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I've cobbled together as best I could an answer using the format found here provided. I lack full understanding of how the LINQ query works and don't want to use it without understanding well the how and why of what's occurring.

Regarding NumberIsAPalindrome, I tried to use number.ToString().Reverse().ToString() but was unable to achieve the results I expected, so I reverted to a for...loop. Is this achievable?

class PalindromNumber
{
    public string GetPalindromeNumber(int maxNumber = 999)
    {
        var query = from first in ThreeDigitNumbers()
                    from second in ThreeDigitNumbers()
                    let product = first * second
                    where NumberIsAPalindrome(product)
                    select product;
        return query.Max().ToString();
    }

    public int[] ThreeDigitNumbers()
    {
        int[] numberArray = new int[900];
        for (int i = 0; i < numberArray.Length; i++)
        {
            numberArray[i] = 999 - i;
        }
        return numberArray;
    }

    public bool NumberIsAPalindrome(int number)
    {
        int reversedValue=0;
        string stringNumber = number.ToString();
        for (int i= stringNumber.Length-1; i >= 0; i--)
        {
            reversedValue += (int.Parse(stringNumber[i].ToString()) * (int)Math.Pow(10,i) );
        }
        return number == reversedValue;
    }
}
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  • \$\begingroup\$ I reverted to a for...loop. Is this achievable? I thought you tested it? \$\endgroup\$
    – t3chb0t
    Apr 25 '17 at 6:23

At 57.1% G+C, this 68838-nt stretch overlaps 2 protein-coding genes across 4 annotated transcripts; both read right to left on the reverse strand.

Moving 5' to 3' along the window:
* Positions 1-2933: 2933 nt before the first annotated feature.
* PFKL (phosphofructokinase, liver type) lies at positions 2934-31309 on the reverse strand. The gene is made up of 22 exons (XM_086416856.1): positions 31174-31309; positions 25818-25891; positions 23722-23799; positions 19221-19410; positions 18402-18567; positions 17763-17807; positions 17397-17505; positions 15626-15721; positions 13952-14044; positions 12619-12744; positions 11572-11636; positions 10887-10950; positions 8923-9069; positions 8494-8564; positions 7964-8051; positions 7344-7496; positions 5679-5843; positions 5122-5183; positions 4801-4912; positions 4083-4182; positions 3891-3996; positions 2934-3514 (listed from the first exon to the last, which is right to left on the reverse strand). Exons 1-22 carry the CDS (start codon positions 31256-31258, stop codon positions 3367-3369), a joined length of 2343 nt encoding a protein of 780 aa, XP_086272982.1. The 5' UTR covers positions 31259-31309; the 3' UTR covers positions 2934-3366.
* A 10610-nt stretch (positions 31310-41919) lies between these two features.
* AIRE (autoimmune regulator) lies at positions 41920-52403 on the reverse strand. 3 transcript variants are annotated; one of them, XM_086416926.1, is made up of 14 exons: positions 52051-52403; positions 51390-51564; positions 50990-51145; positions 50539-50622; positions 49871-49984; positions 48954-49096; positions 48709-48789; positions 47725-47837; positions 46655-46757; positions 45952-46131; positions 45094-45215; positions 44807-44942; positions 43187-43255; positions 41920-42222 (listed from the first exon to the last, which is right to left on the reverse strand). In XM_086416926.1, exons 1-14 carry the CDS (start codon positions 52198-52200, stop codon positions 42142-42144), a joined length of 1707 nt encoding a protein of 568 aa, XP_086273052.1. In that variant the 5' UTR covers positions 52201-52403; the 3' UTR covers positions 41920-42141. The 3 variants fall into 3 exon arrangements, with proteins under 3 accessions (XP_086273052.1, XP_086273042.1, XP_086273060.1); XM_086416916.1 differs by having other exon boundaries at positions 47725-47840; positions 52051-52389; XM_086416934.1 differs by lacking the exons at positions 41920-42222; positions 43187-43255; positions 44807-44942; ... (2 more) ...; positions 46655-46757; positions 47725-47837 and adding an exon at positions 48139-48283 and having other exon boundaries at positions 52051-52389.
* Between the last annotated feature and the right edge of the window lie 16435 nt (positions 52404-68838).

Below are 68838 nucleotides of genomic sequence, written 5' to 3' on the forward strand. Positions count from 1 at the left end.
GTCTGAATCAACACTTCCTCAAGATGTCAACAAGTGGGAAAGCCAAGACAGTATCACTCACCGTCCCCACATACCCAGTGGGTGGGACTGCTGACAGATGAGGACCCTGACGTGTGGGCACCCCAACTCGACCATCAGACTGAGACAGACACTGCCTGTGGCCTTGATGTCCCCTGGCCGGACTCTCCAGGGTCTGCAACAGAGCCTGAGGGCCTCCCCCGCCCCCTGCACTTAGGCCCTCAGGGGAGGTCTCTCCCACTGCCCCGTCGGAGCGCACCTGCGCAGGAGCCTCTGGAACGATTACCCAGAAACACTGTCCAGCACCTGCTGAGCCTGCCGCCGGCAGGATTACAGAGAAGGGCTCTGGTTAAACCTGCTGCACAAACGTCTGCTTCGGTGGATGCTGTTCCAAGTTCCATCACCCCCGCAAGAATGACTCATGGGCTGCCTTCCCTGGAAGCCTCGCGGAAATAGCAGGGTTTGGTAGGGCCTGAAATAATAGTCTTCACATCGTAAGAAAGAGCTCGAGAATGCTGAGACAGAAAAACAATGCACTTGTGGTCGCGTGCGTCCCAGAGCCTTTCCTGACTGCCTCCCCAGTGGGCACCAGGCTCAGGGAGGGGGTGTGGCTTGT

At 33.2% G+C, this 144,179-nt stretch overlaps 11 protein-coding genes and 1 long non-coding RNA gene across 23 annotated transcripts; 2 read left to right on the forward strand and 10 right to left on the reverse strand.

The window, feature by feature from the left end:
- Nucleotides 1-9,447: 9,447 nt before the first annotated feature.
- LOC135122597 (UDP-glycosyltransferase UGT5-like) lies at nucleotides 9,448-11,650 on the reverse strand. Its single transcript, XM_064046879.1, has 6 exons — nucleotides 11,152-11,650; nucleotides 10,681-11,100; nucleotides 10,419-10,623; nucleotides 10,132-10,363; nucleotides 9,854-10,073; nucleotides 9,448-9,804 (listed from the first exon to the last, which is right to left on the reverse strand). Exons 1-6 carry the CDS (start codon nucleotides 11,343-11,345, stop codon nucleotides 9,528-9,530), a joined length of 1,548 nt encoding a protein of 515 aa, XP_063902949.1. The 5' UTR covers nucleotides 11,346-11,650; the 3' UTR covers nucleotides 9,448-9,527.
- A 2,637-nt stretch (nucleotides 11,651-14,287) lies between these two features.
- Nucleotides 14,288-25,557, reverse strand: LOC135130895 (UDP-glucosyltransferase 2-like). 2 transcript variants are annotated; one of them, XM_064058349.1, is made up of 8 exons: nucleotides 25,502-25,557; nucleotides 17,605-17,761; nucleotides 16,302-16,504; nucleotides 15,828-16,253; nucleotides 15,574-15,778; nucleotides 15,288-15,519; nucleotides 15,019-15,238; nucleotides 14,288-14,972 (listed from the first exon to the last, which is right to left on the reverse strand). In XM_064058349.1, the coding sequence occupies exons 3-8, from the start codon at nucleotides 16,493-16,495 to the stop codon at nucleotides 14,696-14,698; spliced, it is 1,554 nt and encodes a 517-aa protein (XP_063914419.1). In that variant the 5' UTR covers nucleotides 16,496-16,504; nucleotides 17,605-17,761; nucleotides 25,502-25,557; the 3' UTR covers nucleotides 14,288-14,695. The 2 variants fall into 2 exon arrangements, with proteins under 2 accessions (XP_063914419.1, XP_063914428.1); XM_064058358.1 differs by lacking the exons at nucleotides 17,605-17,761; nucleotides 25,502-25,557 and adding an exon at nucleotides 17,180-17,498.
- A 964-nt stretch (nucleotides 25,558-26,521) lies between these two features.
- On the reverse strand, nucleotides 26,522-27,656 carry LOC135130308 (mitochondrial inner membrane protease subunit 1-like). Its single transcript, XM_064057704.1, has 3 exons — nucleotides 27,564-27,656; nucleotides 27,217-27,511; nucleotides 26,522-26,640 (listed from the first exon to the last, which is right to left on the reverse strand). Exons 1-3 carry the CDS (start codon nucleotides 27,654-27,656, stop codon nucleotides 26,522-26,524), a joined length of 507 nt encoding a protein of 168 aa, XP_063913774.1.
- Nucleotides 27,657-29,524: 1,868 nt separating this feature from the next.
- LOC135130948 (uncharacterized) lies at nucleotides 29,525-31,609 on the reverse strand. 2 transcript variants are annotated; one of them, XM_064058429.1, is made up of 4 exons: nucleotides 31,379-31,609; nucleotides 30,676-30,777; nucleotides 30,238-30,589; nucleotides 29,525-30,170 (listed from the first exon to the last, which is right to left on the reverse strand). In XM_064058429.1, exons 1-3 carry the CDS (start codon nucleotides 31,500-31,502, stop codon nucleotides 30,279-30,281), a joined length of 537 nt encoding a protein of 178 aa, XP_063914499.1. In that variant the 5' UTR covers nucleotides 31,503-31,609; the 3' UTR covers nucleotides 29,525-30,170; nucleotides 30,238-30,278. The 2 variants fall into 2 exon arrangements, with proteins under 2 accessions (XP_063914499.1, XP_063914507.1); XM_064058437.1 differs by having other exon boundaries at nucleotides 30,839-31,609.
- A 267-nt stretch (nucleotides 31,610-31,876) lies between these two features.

• \$\begingroup\$ My comment about "Is this achievable?" refers to number.ToString().Reverse().ToString(). It does seem a bit confusing looking at that part now. \$\endgroup\$
    – IvenBach
    Apr 25 '17 at 15:45
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You were on the right track starting with number.ToString(). However, you don't need to duplicate the string, just check whether the value at each index is the same as the value at the index the same distance from the other end:

bool IsPalindrome(int number)
{
    string num = number.ToString();
    for (int i = 0, j = num.Length - 1; i < num.Length / 2; i++, j--)
    {
        if (num[i] != num[j])
        {
            return false;
        }
    }
    return true;
}
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    public string GetPalindromeNumber(int maxNumber = 999)

Where is maxNumber used?


    public int[] ThreeDigitNumbers()
    {
        int[] numberArray = new int[900];
        for (int i = 0; i < numberArray.Length; i++)
        {
            numberArray[i] = 999 - i;
        }
        return numberArray;
    }

The calling code doesn't care that it's an array, so coding to the interface rather than the implementation means that it should return IEnumerable<int> instead of int[].

You could make this quite a bit shorter in one of two ways. The first option, since the calling code doesn't care about the order of the numbers it returns, is

    public IEnumerable<int> ThreeDigitNumbers() => Enumerable.Range(100, 900);

The second option, if the calling code did care about the order, would be to effectively implement Enumerable.Range with a negative increment:

    public IEnumerable<int> ThreeDigitNumbers()
    {
        for (int i = 999; i > 99; i--) yield return i;
    }

Both of these shorter versions are lazy, which isn't particularly important in this case but will give big memory savings if you try to scale it up. (Time would still be an issue...)


I tried to use number.ToString().Reverse().ToString() but was unable to achieve the results I expected

Indeed, string.Reverse() gives an IEnumerable<char> with no special override of ToString(). The most LINQy way of naïvely reversing a string is new string(str.Reverse().ToArray()), but as mentioned before there are various subtleties.

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